CoMSES Net maintains cyberinfrastructure to foster FAIR data principles for access to and (re)use of computational models. Model authors can publish their model code in the Computational Model Library with documentation, metadata, and data dependencies and support these FAIR data principles as well as best practices for software citation. Model authors can also request that their model code be peer reviewed to receive a DOI. All users of models published in the library must cite model authors when they use and benefit from their code.
CoMSES Net also maintains a curated database of over 7500 publications of agent-based and individual based models with additional metadata on availability of code and bibliometric information on the landscape of ABM/IBM publications that we welcome you to explore.
ICARUS is a multi-agent compliance inspection model (ICARUS - Inspecting Compliance to mAny RUleS). The model is applicable to environments where an inspection agency, via centrally coordinated inspections, examines compliance in organizations which must comply with multiple provisions (rules). The model (ICARUS) contains 3 types of agents: entities, inspection agency and inspectors / inspections. ICARUS describes a repeated, simultaneous, non-cooperative game of pure competition. Agents have imperfect, incomplete, asymmetric information. Entities in each move (tick) choose a pure strategy (comply/violate) for each rule, depending on their own subjective assessment of the probability of the inspection. The Inspection Agency carries out the given inspection strategy.
A more detailed description of the model is available in the .nlogo file.
Full description of the model (in line with the ODD+D protocol) and the analysis of the model (including verification, validation and sensitivity analysis) can be found in the attached documentation.
Studies of colonization processes in past human societies often use a standard population model in which population is represented as a single quantity. Real populations in these processes, however, are structured with internal classes or stages, and classes are sometimes created based on social differentiation. In this present work, information about the colonization of old Providence Island was used to create an agent-based model of the colonization process in a heterogeneous environment for a population with social differentiation. Agents were socially divided into two classes and modeled with dissimilar spatial clustering preferences. The model and simulations assessed the importance of gregarious behavior for colonization processes conducted in heterogeneous environments by socially-differentiated populations. Results suggest that in these conditions, the colonization process starts with an agent cluster in the largest and most suitable area. The spatial distribution of agents maintained a tendency toward randomness as simulation time increased, even when gregariousness values increased. The most conspicuous effects in agent clustering were produced by the initial conditions and behavioral adaptations that increased the agent capacity to access more resources and the likelihood of gregariousness. The approach presented here could be used to analyze past human colonization events or support long-term conceptual design of future human colonization processes with small social formations into unfamiliar and uninhabited environments.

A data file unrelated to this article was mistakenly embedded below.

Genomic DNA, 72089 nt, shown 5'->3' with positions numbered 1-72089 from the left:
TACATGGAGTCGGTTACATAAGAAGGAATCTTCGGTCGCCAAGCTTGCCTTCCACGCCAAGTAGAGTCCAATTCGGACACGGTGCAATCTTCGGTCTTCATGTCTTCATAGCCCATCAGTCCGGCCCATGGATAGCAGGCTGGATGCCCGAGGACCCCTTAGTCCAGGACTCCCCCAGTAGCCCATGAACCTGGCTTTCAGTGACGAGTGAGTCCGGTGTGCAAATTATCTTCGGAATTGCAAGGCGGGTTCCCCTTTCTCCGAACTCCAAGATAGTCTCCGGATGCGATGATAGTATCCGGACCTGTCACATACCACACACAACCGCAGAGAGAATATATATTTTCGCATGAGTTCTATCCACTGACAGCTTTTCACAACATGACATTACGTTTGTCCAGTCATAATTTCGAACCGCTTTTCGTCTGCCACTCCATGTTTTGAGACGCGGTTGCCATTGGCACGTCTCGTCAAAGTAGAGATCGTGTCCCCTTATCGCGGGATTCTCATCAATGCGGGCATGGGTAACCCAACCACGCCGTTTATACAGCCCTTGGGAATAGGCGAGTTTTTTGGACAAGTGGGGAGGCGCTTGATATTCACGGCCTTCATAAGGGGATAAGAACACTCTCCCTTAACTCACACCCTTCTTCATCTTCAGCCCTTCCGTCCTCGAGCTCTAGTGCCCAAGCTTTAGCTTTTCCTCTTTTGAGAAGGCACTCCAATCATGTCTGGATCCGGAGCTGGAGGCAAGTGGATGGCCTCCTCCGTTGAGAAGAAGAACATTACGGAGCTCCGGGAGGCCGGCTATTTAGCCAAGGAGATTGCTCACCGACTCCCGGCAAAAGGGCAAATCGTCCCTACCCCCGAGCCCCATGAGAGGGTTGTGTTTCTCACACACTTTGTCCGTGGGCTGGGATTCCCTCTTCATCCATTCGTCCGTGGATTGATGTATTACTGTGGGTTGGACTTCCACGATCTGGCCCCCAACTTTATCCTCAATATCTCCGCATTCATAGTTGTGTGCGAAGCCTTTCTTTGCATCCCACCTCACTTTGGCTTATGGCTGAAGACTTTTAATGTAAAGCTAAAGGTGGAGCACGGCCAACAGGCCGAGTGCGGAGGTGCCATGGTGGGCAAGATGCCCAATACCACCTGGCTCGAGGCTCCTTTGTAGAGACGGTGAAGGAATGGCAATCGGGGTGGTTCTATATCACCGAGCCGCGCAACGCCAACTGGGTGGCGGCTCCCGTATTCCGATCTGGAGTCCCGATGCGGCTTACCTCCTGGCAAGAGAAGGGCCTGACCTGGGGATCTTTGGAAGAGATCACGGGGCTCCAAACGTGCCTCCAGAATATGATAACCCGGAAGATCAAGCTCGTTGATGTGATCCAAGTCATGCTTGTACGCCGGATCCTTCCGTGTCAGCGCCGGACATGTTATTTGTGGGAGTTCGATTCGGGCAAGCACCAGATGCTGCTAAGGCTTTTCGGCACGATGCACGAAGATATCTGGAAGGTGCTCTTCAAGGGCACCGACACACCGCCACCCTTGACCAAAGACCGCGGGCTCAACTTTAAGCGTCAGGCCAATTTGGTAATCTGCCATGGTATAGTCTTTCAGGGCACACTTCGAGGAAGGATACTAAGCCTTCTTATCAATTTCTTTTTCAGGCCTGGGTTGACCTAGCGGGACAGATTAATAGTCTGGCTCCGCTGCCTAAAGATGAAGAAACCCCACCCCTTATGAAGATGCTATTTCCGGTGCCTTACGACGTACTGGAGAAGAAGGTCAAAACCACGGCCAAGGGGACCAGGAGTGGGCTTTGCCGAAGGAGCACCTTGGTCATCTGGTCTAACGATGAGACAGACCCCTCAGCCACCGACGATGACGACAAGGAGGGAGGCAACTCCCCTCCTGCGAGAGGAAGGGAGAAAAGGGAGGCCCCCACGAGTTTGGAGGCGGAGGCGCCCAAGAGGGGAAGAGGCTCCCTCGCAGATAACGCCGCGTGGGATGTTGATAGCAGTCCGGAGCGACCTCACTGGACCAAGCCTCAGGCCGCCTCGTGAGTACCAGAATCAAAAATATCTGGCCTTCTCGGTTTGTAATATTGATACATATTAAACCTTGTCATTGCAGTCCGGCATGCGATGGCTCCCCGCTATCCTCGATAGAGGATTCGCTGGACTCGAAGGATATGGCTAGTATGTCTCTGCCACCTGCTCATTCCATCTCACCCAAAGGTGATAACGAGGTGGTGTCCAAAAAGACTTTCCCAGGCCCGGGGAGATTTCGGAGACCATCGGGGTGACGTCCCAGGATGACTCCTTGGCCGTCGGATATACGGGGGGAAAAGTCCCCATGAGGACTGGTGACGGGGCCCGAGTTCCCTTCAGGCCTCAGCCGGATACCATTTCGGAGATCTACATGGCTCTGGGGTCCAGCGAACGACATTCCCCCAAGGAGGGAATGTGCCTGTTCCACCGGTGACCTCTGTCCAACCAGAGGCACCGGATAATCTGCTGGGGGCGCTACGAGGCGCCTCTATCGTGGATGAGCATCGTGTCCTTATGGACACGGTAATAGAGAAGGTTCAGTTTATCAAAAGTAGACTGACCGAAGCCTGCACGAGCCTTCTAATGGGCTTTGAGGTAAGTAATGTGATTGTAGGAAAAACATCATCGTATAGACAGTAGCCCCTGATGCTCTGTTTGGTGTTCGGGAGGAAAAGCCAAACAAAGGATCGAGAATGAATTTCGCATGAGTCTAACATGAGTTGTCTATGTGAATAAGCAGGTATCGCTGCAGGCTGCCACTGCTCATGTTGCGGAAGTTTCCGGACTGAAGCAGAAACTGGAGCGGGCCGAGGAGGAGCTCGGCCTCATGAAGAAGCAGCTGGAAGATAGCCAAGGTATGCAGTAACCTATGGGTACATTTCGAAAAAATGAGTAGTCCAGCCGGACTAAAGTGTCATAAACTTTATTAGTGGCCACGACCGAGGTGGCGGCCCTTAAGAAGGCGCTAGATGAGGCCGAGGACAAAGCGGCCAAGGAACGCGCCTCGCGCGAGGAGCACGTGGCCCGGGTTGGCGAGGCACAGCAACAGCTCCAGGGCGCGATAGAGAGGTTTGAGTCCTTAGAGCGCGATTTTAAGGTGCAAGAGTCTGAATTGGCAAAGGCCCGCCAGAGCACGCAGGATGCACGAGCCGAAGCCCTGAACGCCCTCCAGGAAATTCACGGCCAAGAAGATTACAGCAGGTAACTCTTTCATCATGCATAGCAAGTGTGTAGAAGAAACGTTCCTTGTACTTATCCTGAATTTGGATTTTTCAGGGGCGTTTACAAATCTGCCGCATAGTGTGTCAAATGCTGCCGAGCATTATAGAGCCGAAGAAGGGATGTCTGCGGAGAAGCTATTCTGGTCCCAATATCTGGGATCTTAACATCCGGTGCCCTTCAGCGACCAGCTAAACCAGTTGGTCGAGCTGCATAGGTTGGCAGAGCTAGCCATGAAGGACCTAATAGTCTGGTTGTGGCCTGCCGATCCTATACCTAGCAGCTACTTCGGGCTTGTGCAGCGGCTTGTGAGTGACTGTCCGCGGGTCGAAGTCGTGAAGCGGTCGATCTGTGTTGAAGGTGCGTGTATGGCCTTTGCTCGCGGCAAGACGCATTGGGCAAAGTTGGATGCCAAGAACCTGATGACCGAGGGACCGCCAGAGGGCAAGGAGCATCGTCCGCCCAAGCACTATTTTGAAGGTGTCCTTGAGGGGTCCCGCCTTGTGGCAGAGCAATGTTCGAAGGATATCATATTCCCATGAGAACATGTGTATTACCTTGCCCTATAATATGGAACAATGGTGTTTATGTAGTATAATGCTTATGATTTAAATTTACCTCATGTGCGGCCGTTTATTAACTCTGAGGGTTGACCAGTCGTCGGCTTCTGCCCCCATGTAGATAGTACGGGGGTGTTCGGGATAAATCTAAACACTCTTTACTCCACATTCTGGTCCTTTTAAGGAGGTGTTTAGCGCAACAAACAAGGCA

The Urban Traffic Simulator is an agent-based model developed in the Unity platform. The model allows the user to simulate several autonomous vehicles (AVs) and tune granular parameters such as vehicle downforce, adherence to speed limits, top speed in mph and mass. The model allows researchers to tune these parameters, run the simulator for a given period and export data from the model for analysis (an example is provided in Jupyter Notebook).
The data the model is currently able to output are the following:
Chicago’s demographic, neighborhood, sex risk behaviors, sexual network data, and HIV prevention and treatment cascade information from 2015 were integrated as input to a new agent-based model (ABM) called the Levers-of-HIV-Model (LHM). This LHM, written in NetLogo, forms patterns of sexual relations among Men who have Sex with Men (MSM) based on static traits (race/ethnicity, and age) and dynamic states (sexual relations and practices) that are found in Chicago. LHM’s five modules simulate and count new infections at the two marker years of 2023 and 2030 for a wide range of distinct scenarios or levers, in which the levels of PrEP and ART linkage to care, retention, and adherence or viral load are increased over time from the 2015 baseline levels.
Spatial explicit model of a rangeland system, based on Australian conditions, where grass, woody shrubs and fire compete fore resources. Overgrazing can cause the system to flip from a healthy state to an unproductive shrub state. With the model one can explore the consequences of different movement rules of the livestock on the resilience of the system.
The model is discussed in Introduction to Agent-Based Modeling by Marco Janssen. For more information see https://intro2abm.com/.